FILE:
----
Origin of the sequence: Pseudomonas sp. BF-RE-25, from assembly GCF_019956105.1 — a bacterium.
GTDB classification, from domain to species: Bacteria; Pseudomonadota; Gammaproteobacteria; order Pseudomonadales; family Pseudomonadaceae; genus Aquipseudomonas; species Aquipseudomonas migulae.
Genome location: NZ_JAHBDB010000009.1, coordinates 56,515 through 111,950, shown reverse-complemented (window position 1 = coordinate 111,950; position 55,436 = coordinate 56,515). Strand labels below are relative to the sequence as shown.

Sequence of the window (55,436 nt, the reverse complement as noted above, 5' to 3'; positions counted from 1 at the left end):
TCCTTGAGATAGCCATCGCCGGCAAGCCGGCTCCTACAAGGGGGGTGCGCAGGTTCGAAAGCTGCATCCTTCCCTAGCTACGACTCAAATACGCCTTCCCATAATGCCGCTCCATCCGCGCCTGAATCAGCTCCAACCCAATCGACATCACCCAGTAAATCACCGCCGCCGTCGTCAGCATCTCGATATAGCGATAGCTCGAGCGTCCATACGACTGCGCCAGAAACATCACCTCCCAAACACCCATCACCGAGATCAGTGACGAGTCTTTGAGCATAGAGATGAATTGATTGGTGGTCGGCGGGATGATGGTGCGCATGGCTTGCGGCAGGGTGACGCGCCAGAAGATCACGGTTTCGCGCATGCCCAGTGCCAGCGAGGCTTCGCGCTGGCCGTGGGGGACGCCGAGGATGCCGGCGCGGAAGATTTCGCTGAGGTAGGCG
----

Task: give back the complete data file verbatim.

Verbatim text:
Origin of the sequence: Pseudomonas sp. BF-RE-25, from assembly GCF_019956105.1 — a bacterium.
GTDB classification, from domain to species: Bacteria; Pseudomonadota; Gammaproteobacteria; order Pseudomonadales; family Pseudomonadaceae; genus Aquipseudomonas; species Aquipseudomonas migulae.
Genome location: NZ_JAHBDB010000009.1, coordinates 56,515 through 111,950, shown reverse-complemented (window position 1 = coordinate 111,950; position 55,436 = coordinate 56,515). Strand labels below are relative to the sequence as shown.

Sequence of the window (55,436 nt, the reverse complement as noted above, 5' to 3'; positions counted from 1 at the left end):
TCCTTGAGATAGCCATCGCCGGCAAGCCGGCTCCTACAAGGGGGGTGCGCAGGTTCGAAAGCTGCATCCTTCCCTAGCTACGACTCAAATACGCCTTCCCATAATGCCGCTCCATCCGCGCCTGAATCAGCTCCAACCCAATCGACATCACCCAGTAAATCACCGCCGCCGTCGTCAGCATCTCGATATAGCGATAGCTCGAGCGTCCATACGACTGCGCCAGAAACATCACCTCCCAAACACCCATCACCGAGATCAGTGACGAGTCTTTGAGCATAGAGATGAATTGATTGGTGGTCGGCGGGATGATGGTGCGCATGGCTTGCGGCAGGGTGACGCGCCAGAAGATCACGGTTTCGCGCATGCCCAGTGCCAGCGAGGCTTCGCGCTGGCCGTGGGGGACGCCGAGGATGCCGGCGCGGAAGATTTCGCTGAGGTAGGCG